- to enjoy suburban and urban yards as part of the natural ecosystem
- to support native pollinators and wildlife
- to create landscapes that take carbon out of the air
- to minimize practices that put carbon into the air or use pesticides and herbicides
- to create healthy water systems
- to sustain and encourage native food sources
Benefits: Why do we care about transitioning our yards to native habitat?
- A healthy native ecosystem supports native pollinators, which are needed to assure healthy and sustainable crops.
- A native ecosystem, such as an Eastern Deciduous Forest or a meadow, sequesters more carbon than a lawn.
- A native ecosystem, with its deeper root system than lawns, reduces water runoff and creates a healthier watershed and aquifer, costing less to obtain clean drinking water.
- Herbaceous plants and trees, because of their greater leaf surface area, clean more pollutants from the air and give us more oxygen to breath than lawns.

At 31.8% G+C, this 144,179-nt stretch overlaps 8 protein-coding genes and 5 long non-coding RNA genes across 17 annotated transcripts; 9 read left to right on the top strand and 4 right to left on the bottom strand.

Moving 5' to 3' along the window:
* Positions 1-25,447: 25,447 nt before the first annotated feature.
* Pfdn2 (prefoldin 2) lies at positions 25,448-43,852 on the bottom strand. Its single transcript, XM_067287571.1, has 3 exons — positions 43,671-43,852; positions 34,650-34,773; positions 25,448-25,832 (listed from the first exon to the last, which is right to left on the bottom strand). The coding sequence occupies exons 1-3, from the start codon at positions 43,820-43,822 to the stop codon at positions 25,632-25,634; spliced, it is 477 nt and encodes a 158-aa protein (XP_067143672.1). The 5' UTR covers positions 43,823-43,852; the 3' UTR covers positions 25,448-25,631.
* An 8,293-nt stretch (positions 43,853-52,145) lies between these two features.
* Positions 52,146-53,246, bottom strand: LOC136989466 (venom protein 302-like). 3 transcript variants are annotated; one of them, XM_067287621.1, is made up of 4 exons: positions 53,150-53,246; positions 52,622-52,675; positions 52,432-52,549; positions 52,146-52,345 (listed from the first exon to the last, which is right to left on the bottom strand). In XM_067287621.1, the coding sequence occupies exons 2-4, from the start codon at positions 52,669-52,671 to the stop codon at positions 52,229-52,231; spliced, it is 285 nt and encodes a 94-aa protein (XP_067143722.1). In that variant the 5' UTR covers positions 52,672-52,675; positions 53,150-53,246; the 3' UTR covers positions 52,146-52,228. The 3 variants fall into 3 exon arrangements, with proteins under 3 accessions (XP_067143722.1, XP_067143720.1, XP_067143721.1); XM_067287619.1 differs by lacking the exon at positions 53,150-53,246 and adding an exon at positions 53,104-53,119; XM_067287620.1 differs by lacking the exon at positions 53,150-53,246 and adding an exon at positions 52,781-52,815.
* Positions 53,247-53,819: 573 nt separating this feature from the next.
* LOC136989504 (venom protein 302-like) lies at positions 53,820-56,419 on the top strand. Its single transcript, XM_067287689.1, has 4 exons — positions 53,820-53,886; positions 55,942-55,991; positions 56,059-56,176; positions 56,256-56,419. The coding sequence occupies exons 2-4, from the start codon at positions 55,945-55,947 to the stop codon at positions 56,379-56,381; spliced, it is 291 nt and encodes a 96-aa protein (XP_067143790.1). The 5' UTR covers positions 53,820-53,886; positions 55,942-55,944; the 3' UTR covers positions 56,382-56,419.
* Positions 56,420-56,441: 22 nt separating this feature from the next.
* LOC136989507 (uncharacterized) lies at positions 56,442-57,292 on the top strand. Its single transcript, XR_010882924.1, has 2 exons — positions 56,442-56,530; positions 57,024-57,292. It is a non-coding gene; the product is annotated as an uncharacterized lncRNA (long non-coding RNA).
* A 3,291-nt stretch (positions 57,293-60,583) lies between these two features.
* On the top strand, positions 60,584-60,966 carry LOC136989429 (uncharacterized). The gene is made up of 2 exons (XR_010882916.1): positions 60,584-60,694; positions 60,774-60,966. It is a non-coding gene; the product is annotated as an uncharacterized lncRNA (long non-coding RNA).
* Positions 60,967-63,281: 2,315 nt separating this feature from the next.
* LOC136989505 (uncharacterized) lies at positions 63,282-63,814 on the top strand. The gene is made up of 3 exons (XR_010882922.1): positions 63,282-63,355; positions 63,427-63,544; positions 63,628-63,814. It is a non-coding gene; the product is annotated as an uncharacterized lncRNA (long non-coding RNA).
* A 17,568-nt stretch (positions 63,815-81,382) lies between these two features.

- Plant diversity protects against plant disease, leading to less use of pesticides and herbicides.
- Native plantings, since they have evolved to fit the local climate and soil conditions, require less time and care.
- Native plantings support the local native ecosystem, which in turn can provide us with food, pharmaceuticals and a sense of place.
- Many of the anticipated risks of climate change are associated with changes in biodiversity, such as infectious disease vectors or food resources.
- Native plantings support more wildlife, giving us the joy of watching butterflies, birds and other co-inhabitants of our planet.
- Native landscapes are more sustainable, meeting the needs of the present without compromising the ability of future generations to meet their needs.
Suburban sprawl fragments the wild lands.
Solution: Landscape suburban yards to increase the wildlife corridors, planting those species that provide food, nesting and shelter.
Buildings and roads create impervious surfaces.
Solutions: Use pervious surfaces, green roofs, rain gardens, rain barrels and other means to sequester the rainwater on site in order to provide a healthy aquifer for the wildlife and ourselves.
Use of herbicides, pesticides and antiquated gardening techniques poisons our land, water and wildlife and ourselves.
Solutions: Use organic or other gardening practices that reduce reliance on chemicals. Learn to identify native plants and only treat invasive/non-native plants as weeds. Enjoy the insects in your garden, using insect predators to control the invasive or antagonistic insects.